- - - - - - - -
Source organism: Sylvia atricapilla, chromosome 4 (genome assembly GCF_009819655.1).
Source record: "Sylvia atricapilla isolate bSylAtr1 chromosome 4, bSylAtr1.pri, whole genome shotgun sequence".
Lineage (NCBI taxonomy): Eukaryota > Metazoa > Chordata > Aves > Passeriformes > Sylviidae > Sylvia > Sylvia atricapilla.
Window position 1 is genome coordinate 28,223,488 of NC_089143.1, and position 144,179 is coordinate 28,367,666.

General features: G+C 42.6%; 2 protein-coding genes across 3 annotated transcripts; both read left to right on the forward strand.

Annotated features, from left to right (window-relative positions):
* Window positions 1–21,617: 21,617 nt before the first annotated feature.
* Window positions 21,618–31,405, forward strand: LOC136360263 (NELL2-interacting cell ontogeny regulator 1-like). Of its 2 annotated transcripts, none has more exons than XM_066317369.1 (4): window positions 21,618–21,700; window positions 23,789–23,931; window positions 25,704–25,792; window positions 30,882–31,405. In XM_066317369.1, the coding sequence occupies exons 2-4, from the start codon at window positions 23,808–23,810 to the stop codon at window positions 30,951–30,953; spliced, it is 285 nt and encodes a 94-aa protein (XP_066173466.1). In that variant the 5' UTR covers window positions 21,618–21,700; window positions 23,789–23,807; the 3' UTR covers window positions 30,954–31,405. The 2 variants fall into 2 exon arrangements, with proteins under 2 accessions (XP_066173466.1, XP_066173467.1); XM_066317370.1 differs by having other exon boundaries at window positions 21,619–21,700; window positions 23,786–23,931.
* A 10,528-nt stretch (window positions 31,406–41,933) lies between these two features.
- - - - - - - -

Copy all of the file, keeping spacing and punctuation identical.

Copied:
Source organism: Sylvia atricapilla, chromosome 4 (genome assembly GCF_009819655.1).
Source record: "Sylvia atricapilla isolate bSylAtr1 chromosome 4, bSylAtr1.pri, whole genome shotgun sequence".
Lineage (NCBI taxonomy): Eukaryota > Metazoa > Chordata > Aves > Passeriformes > Sylviidae > Sylvia > Sylvia atricapilla.
Window position 1 is genome coordinate 28,223,488 of NC_089143.1, and position 144,179 is coordinate 28,367,666.

General features: G+C 42.6%; 2 protein-coding genes across 3 annotated transcripts; both read left to right on the forward strand.

Annotated features, from left to right (window-relative positions):
* Window positions 1–21,617: 21,617 nt before the first annotated feature.
* Window positions 21,618–31,405, forward strand: LOC136360263 (NELL2-interacting cell ontogeny regulator 1-like). Of its 2 annotated transcripts, none has more exons than XM_066317369.1 (4): window positions 21,618–21,700; window positions 23,789–23,931; window positions 25,704–25,792; window positions 30,882–31,405. In XM_066317369.1, the coding sequence occupies exons 2-4, from the start codon at window positions 23,808–23,810 to the stop codon at window positions 30,951–30,953; spliced, it is 285 nt and encodes a 94-aa protein (XP_066173466.1). In that variant the 5' UTR covers window positions 21,618–21,700; window positions 23,789–23,807; the 3' UTR covers window positions 30,954–31,405. The 2 variants fall into 2 exon arrangements, with proteins under 2 accessions (XP_066173466.1, XP_066173467.1); XM_066317370.1 differs by having other exon boundaries at window positions 21,619–21,700; window positions 23,786–23,931.
* A 10,528-nt stretch (window positions 31,406–41,933) lies between these two features.